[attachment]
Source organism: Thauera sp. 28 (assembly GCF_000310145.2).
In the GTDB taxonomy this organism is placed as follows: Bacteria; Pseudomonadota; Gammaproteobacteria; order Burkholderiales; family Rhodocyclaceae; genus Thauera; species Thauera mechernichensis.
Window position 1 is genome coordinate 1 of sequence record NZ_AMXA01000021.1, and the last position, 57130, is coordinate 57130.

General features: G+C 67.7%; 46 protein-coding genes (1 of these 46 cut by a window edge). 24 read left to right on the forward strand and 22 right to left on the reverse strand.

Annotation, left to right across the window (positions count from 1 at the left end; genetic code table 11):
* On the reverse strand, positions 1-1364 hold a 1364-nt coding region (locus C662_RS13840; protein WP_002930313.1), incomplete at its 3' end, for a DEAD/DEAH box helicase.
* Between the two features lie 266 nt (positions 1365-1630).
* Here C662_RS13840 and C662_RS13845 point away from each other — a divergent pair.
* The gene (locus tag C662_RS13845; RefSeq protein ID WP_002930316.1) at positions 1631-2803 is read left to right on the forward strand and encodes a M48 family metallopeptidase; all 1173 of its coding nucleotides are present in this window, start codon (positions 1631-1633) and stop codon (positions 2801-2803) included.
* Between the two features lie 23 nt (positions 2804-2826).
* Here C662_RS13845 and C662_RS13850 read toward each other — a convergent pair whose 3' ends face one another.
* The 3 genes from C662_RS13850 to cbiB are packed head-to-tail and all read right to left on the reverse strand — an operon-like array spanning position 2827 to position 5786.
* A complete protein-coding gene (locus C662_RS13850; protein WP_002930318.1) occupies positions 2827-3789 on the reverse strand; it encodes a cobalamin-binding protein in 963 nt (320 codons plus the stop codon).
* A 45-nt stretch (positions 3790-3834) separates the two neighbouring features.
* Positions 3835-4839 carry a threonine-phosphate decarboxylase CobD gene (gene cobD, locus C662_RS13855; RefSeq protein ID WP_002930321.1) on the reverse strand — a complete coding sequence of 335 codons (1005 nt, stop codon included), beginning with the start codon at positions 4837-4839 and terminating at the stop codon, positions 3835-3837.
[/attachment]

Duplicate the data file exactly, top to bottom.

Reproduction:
Source organism: Thauera sp. 28 (assembly GCF_000310145.2).
In the GTDB taxonomy this organism is placed as follows: Bacteria; Pseudomonadota; Gammaproteobacteria; order Burkholderiales; family Rhodocyclaceae; genus Thauera; species Thauera mechernichensis.
Window position 1 is genome coordinate 1 of sequence record NZ_AMXA01000021.1, and the last position, 57130, is coordinate 57130.

General features: G+C 67.7%; 46 protein-coding genes (1 of these 46 cut by a window edge). 24 read left to right on the forward strand and 22 right to left on the reverse strand.

Annotation, left to right across the window (positions count from 1 at the left end; genetic code table 11):
* On the reverse strand, positions 1-1364 hold a 1364-nt coding region (locus C662_RS13840; protein WP_002930313.1), incomplete at its 3' end, for a DEAD/DEAH box helicase.
* Between the two features lie 266 nt (positions 1365-1630).
* Here C662_RS13840 and C662_RS13845 point away from each other — a divergent pair.
* The gene (locus tag C662_RS13845; RefSeq protein ID WP_002930316.1) at positions 1631-2803 is read left to right on the forward strand and encodes a M48 family metallopeptidase; all 1173 of its coding nucleotides are present in this window, start codon (positions 1631-1633) and stop codon (positions 2801-2803) included.
* Between the two features lie 23 nt (positions 2804-2826).
* Here C662_RS13845 and C662_RS13850 read toward each other — a convergent pair whose 3' ends face one another.
* The 3 genes from C662_RS13850 to cbiB are packed head-to-tail and all read right to left on the reverse strand — an operon-like array spanning position 2827 to position 5786.
* A complete protein-coding gene (locus C662_RS13850; protein WP_002930318.1) occupies positions 2827-3789 on the reverse strand; it encodes a cobalamin-binding protein in 963 nt (320 codons plus the stop codon).
* A 45-nt stretch (positions 3790-3834) separates the two neighbouring features.
* Positions 3835-4839 carry a threonine-phosphate decarboxylase CobD gene (gene cobD, locus C662_RS13855; RefSeq protein ID WP_002930321.1) on the reverse strand — a complete coding sequence of 335 codons (1005 nt, stop codon included), beginning with the start codon at positions 4837-4839 and terminating at the stop codon, positions 3835-3837.